#2 – Donny & Marie Osmond, "I’m Leaving It Up To You": Popularized by the duo Dale & Grace in 1963, Donny & Marie took it to #4 on the Hot 100 and #1 on the Adult Contemporary chart.

#1 – Blue Magic, "Sideshow": A Philadelphia soul quintet (that I seem to have forgotten), Blue Magic took this to #1 on the R&B chart and #6 on the Hot 100, and it was the #19 song for the year.

See you tomorrow with Y!

#atozchallenge Top Ten: WWGO (1450 AM, Erie, PA), 4/27/64

1450 AM in Erie, Pennsylvania is now WPSE (styled as WP$E), a business news-talk station that simulcasts on 107.1 FM. The call letters now belong to a classic rock station, "92.1 The Axe" in Charleston, Illinois. I wasn’t able to find much of anything about the old WWGO, so if anyone has any information, please share! Here’s their Top Ten from April 27, 1964.

#10 – The Beatles, "Roll Over Beethoven": One of three songs by The Fab Four on WWGO’s chart this week. A cover of a Chuck Berry tune, it was the opening track on the Capitol LP The Beatles’ Second Album (which was actually their third US release; the first was on Vee Jay), and was on the British LP With The Beatles.

#9 – The Four Seasons, "Ronnie": A song by Bob Gaudio and Bob Crewe, from their album Rag Doll. It reached #6 on the Hot 100.

#8 – Bernadette Carroll, "Party Girl": Bernadette was a member of the New Jersey-based girl group The Angels, best known for 1963’s "My Boyfriend’s Back." I wasn’t familiar with this song or the lovely Ms. Carroll before now.

#7 – Brenda Lee, "Think": "Little Miss Dynamite" scored a #4 hit on the Adult Contemporary chart with this, though it only reached #25 on the Hot 100.

#6 – The Beatles, "Do You Want To Know A Secret": From their first album, 1963’s Please Please Me in the UK, Introducing… The Beatles! in the US. Written by John, sung by George, it was their first Top Ten hit with George as lead singer. It reached #2 in the US.

#5 – Betty Everett, "The Shoop Shoop Song (It’s In His Kiss)": Another song on Vee Jay Records. It reached #6 on the Hot 100, and #1 on the Cash Box R&B chart (Billboard wasn’t printing an R&B chart at the time).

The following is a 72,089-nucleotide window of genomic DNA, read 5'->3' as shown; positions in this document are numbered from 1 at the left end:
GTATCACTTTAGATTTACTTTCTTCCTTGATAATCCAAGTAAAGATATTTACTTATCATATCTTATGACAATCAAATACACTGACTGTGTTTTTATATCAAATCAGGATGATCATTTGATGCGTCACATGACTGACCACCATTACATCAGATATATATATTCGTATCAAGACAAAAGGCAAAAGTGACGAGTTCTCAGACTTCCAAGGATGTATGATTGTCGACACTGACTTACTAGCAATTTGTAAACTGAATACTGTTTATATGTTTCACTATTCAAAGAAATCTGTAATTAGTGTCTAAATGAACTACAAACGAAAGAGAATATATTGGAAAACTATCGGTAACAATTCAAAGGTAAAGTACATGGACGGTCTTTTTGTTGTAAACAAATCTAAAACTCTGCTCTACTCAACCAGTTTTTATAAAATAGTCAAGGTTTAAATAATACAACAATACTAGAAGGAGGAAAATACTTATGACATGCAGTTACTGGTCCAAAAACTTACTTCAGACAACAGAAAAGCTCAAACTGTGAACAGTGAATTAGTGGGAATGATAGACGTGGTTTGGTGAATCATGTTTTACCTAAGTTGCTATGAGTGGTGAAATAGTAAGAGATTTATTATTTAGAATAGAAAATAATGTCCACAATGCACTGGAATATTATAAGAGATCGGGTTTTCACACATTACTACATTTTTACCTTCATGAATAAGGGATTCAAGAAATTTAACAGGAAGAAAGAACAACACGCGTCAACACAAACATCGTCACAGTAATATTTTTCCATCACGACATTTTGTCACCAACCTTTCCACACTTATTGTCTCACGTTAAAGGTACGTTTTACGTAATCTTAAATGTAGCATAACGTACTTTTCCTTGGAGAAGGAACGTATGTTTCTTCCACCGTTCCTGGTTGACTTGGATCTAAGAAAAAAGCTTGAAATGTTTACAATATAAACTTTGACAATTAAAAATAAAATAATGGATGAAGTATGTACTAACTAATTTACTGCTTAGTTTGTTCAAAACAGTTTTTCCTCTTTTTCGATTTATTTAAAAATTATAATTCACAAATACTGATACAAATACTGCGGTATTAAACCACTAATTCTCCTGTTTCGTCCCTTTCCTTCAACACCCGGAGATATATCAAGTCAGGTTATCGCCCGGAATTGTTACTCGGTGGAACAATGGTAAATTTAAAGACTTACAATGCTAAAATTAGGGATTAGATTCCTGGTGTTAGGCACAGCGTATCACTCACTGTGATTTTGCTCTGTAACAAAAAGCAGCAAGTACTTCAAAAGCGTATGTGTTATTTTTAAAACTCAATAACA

#4 – The Beatles, "Can’t Buy Me Love": The final Beatles song on this survey, it was written by Paul, who wanted to see if he could write a 12-bar blues. George Martin suggested the parts at the begining, end, and middle, and they had a hit. It was on the British A Hard Day’s Night album, but not on the US version, and was eventually released on Capitol as a single.

#3 – Lesley Gore, "That’s The Way Boys Are": After four straight Top Ten hits in 1963, Lesley never reached the Top Ten again. In fact, this is as close as she ever got, coming in at #12.

#2 – Louis Armstrong, "Hello, Dolly": It took Louis Armstrong to break The Beatles’ hold on the #1 spot in the charts, and his version of "Hello, Dolly" is iconic. I chose an extended version of him in concert just to show how people loved this guy, and he loved them right back.

#1 – The Dave Clark 5, "Bits And Pieces": The DC5 were the second British Invasion band to appear on The Ed Sullivan Show after The Beatles had made several visits, and seemed to make as great of an impression on the US audience. The fan magazines hinted at some blood feud between the two bands, but really they were completely different.

We’re taking a trip south of the border tomorrow for X!